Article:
Maximize cruise control – Finding the engine’s sweet spot, or peak torque zone, provides optimum horsepower. The engine will run more efficiently even at 65 mph. Additionally, truck drivers can avoid wasteful use of the throttle in cruise control mode while climbing hills.
Avoid excessive acceleration – by letting the momentum of the truck carry it over a hill. Watch the boost gauge to get an exact reading when hitting the throttle.
Use of Aerodynamics
Efficient and successful trucking fleets are utilizing the power of aerodynamics, which have can be linked to fuel savings.
Select aero-designed models for new truck purchases – The design of the hood, under-hood breather, fenders, mirrors, front bumper and more have been perfected for smoother operations.
Add a roof fairing – to a reefer or van application that has a mid-roof or flattop tractor. This will smooth the flow of air even if an aftermarket roof fairing is installed. Some test show that adding a full roof fairing with extenders/side shields to some applications can improve fuel economy by 15 percent.
Add an undercarriage or tail fairing – the use of aerodynamics works wonders with add-ons such as side skirts and the trailer tail to reduce drags. This can also help with stability in crosswinds. Undercarriage fairings installed on the rear of a trailer helps with the drag. Usually, a primary component is installed to deflect air away from axle plumbing.
A tail can reduce the drag that is created by the vacuum when a tractor-trailer is traveling at high speeds. Some trucks can get a one mile per gallon boost when the trailer tail is used with side skirts.
Have side skirts installed on van or reefer trailers – This will also minimize the level of drag produced when air swirls under the trailer. According to EPA verified testing, side skirts can deliver 7.4 percent in fuel savings.
Select a lower sleeper roof – a stand-up sleeper that has a full roof fairing is not necessarily the most fuel-efficient choice for trucks. Compared to a dry van or reefer, the stand-up does not deliver the best results. A more likely choice for liquid bulk operations is to use a mid-roof sleeper for aerodynamics. Since the mid-roof is lower than the stand-up, it is a good fit for loads that usually do not rise above a mid-roof. A flattop might prove to be an even better choice for some high-density load haulers.
Analyze Fuel Data
Analyzing fuel data can expose additional fuel efficiency opportunities where trucking companies can save thousands of dollars each year.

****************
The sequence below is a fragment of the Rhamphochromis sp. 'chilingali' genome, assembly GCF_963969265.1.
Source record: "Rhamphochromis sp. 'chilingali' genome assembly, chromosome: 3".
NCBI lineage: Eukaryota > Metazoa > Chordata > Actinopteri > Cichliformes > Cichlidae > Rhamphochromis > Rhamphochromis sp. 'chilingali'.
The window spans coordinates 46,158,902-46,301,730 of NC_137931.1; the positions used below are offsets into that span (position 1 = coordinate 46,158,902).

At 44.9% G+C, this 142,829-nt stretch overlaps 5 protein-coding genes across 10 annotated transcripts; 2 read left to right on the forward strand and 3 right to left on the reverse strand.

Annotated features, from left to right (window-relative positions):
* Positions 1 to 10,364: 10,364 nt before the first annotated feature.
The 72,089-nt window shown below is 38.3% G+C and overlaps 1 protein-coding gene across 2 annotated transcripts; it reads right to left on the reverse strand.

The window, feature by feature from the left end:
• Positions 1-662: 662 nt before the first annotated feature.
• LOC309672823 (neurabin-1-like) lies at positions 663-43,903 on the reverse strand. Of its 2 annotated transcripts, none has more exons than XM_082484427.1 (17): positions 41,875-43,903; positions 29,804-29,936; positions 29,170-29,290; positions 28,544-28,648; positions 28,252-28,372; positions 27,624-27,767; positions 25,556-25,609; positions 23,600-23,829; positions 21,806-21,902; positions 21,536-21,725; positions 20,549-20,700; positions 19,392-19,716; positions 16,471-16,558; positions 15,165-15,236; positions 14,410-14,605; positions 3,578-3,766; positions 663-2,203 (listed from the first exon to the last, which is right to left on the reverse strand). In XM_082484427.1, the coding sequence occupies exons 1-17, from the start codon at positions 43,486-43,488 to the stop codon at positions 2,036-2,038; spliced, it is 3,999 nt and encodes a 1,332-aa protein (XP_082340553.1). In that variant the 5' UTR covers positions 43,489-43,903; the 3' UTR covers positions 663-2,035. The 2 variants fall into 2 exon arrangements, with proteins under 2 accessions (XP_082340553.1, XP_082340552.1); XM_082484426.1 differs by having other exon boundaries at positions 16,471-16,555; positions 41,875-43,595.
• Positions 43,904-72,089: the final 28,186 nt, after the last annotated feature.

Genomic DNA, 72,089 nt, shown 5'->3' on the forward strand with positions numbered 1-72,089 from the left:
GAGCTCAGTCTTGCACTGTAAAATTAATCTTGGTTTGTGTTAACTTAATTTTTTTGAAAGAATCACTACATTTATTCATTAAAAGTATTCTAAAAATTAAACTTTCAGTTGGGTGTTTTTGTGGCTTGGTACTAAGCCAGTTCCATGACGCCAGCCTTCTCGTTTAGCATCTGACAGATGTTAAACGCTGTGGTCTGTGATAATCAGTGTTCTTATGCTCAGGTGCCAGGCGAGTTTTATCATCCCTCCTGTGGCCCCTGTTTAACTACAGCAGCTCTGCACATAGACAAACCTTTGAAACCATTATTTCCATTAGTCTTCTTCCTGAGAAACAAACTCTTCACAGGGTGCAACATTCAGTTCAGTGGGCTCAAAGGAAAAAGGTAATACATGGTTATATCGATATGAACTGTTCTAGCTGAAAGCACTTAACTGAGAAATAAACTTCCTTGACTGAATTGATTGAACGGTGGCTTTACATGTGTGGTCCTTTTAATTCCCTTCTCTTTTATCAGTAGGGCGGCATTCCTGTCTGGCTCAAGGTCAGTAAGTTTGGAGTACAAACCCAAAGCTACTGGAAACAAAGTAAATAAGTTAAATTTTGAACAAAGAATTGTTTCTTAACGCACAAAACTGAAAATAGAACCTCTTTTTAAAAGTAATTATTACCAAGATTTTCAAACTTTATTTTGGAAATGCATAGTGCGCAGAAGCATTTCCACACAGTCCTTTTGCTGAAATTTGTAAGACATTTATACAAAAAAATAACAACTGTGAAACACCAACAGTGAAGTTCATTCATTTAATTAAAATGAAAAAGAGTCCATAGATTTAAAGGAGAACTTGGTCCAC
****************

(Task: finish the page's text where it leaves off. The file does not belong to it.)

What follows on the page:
Analyze fuel consumption trends – Try to determine whether miles-per-gallon failure is from excessive urban driving or a change in the length of a haul. A general rule is if there is more than a 0.5 mpg drop, there are maintenance problems. Validate ECM readings, which can be wildly optimistic. Start calculations by documenting the gallons bough at a fill-up and odometer readings.
Look for correlations in isolated data – Many things that affect fuel economy is recorded in ECM readings. Use this data to notice changes in top gear time, average travel speed, idle time, shifting, idling and DPF regenerations. Those trends should be compared with the fuel economy for the same period.
Look at fuel consumption patterns by route – run trials for fuel usage with dedicated runs that can easily occur via the interstate or shorter route that has a lot of stop-and-go-traffic. Look for the most efficient routes for time and fuel consumption.
Cost control is a common term in the trucking industry. However, waste control – particularly in fuel consumption – should be the primary focus. Along with money and equipment, fuel is often used inefficiently. This hits trucking companies where it matters most unless more is done to control how much fuel gets wasted on the road.
When an oilfield is up and running, it has constant personnel needs that are often difficult for the oil company itself to fulfill. In the oil industry, there are many jobs that pay well and do not have specific technical demands.
Due to the recent economic downturns, many qualified over-the-road truck drivers have abandoned the industry to seek other opportunities. Others with many years of experience in the transportation field are nearing retirement age and are no longer available to accept routes or working responsibilities.